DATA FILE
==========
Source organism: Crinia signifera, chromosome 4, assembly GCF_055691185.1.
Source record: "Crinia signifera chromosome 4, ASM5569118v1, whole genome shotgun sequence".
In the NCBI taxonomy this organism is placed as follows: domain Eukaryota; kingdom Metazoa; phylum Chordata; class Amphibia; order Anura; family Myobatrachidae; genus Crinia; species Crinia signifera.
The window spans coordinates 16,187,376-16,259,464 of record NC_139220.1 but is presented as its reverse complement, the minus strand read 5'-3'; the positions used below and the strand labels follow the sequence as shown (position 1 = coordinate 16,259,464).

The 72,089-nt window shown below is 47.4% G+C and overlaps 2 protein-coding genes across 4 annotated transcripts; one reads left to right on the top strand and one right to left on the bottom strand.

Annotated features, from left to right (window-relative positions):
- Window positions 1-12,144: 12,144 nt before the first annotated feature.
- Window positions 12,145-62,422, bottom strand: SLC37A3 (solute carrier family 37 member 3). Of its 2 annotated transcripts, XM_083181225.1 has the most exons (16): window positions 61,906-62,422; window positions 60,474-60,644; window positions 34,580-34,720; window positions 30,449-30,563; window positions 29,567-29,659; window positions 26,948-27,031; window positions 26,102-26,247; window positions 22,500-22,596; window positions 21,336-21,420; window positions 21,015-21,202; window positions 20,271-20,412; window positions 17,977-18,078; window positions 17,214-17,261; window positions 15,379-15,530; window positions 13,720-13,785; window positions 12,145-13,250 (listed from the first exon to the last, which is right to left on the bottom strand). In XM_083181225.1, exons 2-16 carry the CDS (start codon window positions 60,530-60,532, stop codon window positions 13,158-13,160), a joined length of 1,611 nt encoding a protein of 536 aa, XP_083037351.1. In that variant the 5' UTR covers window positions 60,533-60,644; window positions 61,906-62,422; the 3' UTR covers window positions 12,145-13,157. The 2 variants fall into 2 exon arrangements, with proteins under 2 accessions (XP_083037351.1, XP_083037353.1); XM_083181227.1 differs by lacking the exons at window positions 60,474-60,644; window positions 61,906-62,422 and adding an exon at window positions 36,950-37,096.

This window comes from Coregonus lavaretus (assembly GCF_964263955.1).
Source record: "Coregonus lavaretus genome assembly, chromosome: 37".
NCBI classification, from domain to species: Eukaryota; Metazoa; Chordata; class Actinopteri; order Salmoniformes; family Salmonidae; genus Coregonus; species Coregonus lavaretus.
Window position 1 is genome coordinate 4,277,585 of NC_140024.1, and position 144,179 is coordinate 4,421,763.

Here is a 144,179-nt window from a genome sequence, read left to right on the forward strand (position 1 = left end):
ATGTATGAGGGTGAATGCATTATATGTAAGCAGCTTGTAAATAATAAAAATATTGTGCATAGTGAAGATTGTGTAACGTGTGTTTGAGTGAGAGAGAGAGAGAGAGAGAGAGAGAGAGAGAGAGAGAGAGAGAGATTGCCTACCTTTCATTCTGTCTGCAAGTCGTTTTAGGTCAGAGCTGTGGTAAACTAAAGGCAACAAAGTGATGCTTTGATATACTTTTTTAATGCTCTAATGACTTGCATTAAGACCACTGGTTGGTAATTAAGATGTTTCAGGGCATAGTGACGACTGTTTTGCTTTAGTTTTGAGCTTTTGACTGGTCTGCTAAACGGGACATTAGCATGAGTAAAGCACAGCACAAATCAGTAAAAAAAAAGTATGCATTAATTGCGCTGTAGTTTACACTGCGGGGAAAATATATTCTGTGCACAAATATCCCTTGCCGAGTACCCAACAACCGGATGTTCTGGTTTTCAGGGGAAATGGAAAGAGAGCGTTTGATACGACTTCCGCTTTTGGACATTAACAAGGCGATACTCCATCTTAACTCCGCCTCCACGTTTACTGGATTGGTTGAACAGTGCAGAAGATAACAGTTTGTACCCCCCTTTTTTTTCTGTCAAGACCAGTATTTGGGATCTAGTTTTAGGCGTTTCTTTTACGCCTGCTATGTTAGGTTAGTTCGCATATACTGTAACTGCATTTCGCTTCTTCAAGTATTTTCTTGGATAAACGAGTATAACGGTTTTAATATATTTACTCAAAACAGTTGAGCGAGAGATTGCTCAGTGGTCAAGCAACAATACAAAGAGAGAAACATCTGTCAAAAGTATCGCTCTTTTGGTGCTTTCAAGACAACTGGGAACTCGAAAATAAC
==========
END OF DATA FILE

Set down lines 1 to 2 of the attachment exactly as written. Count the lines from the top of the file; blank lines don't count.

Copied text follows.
Source organism: Crinia signifera, chromosome 4, assembly GCF_055691185.1.
Source record: "Crinia signifera chromosome 4, ASM5569118v1, whole genome shotgun sequence".